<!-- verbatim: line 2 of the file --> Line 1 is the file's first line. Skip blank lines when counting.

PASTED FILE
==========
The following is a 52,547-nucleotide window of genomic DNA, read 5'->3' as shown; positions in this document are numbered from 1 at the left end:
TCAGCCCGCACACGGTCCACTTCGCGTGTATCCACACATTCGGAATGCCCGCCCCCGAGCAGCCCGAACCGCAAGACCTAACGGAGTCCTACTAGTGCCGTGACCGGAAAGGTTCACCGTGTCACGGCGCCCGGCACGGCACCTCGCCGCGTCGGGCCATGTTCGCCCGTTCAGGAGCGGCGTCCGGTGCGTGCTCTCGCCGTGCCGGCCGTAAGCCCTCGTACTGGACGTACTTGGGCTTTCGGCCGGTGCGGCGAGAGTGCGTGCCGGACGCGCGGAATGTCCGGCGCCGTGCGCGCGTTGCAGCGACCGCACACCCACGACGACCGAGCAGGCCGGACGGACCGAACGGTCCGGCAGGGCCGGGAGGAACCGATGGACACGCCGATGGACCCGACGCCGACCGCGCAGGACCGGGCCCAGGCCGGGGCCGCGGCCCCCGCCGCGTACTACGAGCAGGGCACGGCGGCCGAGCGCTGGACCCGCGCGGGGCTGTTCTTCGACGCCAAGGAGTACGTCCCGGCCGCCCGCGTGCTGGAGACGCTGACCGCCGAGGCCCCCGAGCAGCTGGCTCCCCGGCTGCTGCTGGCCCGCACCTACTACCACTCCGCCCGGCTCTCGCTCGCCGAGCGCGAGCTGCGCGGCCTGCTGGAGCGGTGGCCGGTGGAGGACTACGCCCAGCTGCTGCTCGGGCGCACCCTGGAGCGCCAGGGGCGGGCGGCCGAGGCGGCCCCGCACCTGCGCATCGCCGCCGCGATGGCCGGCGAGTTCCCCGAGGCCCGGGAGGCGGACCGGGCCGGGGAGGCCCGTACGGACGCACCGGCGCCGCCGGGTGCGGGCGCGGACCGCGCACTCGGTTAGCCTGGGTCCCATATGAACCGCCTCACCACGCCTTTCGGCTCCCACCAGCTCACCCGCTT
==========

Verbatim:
TCAGCCCGCACACGGTCCACTTCGCGTGTATCCACACATTCGGAATGCCCGCCCCCGAGCAGCCCGAACCGCAAGACCTAACGGAGTCCTACTAGTGCCGTGACCGGAAAGGTTCACCGTGTCACGGCGCCCGGCACGGCACCTCGCCGCGTCGGGCCATGTTCGCCCGTTCAGGAGCGGCGTCCGGTGCGTGCTCTCGCCGTGCCGGCCGTAAGCCCTCGTACTGGACGTACTTGGGCTTTCGGCCGGTGCGGCGAGAGTGCGTGCCGGACGCGCGGAATGTCCGGCGCCGTGCGCGCGTTGCAGCGACCGCACACCCACGACGACCGAGCAGGCCGGACGGACCGAACGGTCCGGCAGGGCCGGGAGGAACCGATGGACACGCCGATGGACCCGACGCCGACCGCGCAGGACCGGGCCCAGGCCGGGGCCGCGGCCCCCGCCGCGTACTACGAGCAGGGCACGGCGGCCGAGCGCTGGACCCGCGCGGGGCTGTTCTTCGACGCCAAGGAGTACGTCCCGGCCGCCCGCGTGCTGGAGACGCTGACCGCCGAGGCCCCCGAGCAGCTGGCTCCCCGGCTGCTGCTGGCCCGCACCTACTACCACTCCGCCCGGCTCTCGCTCGCCGAGCGCGAGCTGCGCGGCCTGCTGGAGCGGTGGCCGGTGGAGGACTACGCCCAGCTGCTGCTCGGGCGCACCCTGGAGCGCCAGGGGCGGGCGGCCGAGGCGGCCCCGCACCTGCGCATCGCCGCCGCGATGGCCGGCGAGTTCCCCGAGGCCCGGGAGGCGGACCGGGCCGGGGAGGCCCGTACGGACGCACCGGCGCCGCCGGGTGCGGGCGCGGACCGCGCACTCGGTTAGCCTGGGTCCCATATGAACCGCCTCACCACGCCTTTCGGCTCCCACCAGCTCACCCGCTT